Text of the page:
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Availability of short-term health insurance in Oklahoma

Oklahoma follows federal regulations of temporary health insurance, limiting initial terms to 364 days

In Oklahoma, federal regulations regarding short-term health insurance apply, which means insurers have the option to offer short-term health insurance policies with initial terms of up to 364 days, and the option to renew for a total duration up to 36 months.

As of 2023, there were at least seven insurers selling short-term health insurance plans in Oklahoma.

Frequently asked questions about
short-term health insurance in Oklahoma

Yes. There are at least seven insurers offering short-term health insurance in Oklahoma.

The average monthly premium for a short-term health insurance plan sold in Oklahoma was $264.90 in 2022, according to data from IHC Specialty Benefits.

As of November 1, 2019, short-term health insurance in Oklahoma was allowed to follow federal maximum duration rules. That means plans are allowed to have initial terms of up to 364 days, and total short-term plan duration, including renewals, of up to 36 months. This is clarified in Oklahoma Title 36, Section 4419.

Prior to November 2019, however, Oklahoma law limited short-term health insurance plans to six months and prohibited renewal.

At least seven insurers offered short-term healthcare insurance in Oklahoma as of 2023:

  • Allstate Health Solutions (National General)
  • Companion Life
  • Everest Reinsurance
  • The North River Insurance Company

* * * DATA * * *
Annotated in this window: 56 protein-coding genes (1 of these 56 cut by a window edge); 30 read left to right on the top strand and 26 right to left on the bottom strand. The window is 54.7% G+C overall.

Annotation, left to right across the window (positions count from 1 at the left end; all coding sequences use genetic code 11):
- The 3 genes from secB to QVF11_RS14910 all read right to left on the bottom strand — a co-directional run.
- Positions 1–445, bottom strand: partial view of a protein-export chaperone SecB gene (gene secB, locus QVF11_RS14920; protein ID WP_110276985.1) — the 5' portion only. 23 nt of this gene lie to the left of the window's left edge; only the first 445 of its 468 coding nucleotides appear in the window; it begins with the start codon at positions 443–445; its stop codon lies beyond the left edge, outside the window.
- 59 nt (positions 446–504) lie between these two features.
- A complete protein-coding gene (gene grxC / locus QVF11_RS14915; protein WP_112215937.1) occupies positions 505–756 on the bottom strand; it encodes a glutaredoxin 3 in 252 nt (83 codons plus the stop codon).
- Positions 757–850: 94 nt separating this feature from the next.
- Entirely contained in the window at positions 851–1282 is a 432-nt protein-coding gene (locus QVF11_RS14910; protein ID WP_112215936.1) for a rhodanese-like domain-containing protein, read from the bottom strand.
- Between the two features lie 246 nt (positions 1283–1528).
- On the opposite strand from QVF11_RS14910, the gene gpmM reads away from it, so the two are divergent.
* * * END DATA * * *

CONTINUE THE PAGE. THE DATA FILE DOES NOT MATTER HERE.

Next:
• Standard Life (American National)
  • UnitedHealthcare (Golden Rule)
  • United States Fire Insurance Company

Some of these insurance companies allow the plans to have initial terms of 364 days and a total duration, with renewals, of up to three years. But others limit their plans to shorter durations. The insurers that offer short-term healthcare plans in Oklahoma provide a variety of different plans, and you’ll want to check the specifics of the plan details to see if a certain service is covered.

Short-term health insurance in Oklahoma can be purchased by applicants who meet the underwriting guidelines the insurers use. In general, this means being under 65 years old (some insurers put the age limit at 64 years) and in fairly good health.

Short-term health plans generally include blanket exclusions for pre-existing conditions, so they are not adequate for residents of the Sooner State who are in need of imminent medical care and are seeking a plan that will cover those needs. Short-term insurance plans also tend to have a wide range of exclusions and limitations, as they are not required to cover the ACA’s essential health benefits. The most commonly excluded services are maternity care, prescription drugs, and mental health care, although the benefits and exclusions will vary considerably from one policy to another.

If you need health insurance coverage in Oklahoma, start by checking to see if you can enroll in an ACA-compliant major medical plan — even if you’re only going to need the coverage for a few months. 

Open enrollment for these plans, on-exchange and off-exchange, runs from November 1 to January 15. Outside of that window, you can enroll if you have a qualifying life event that triggers a special enrollment period. The availability of ACA-compliant plans does not depend on your medical history, but enrollment is only possible during the open enrollment period or a special enrollment period.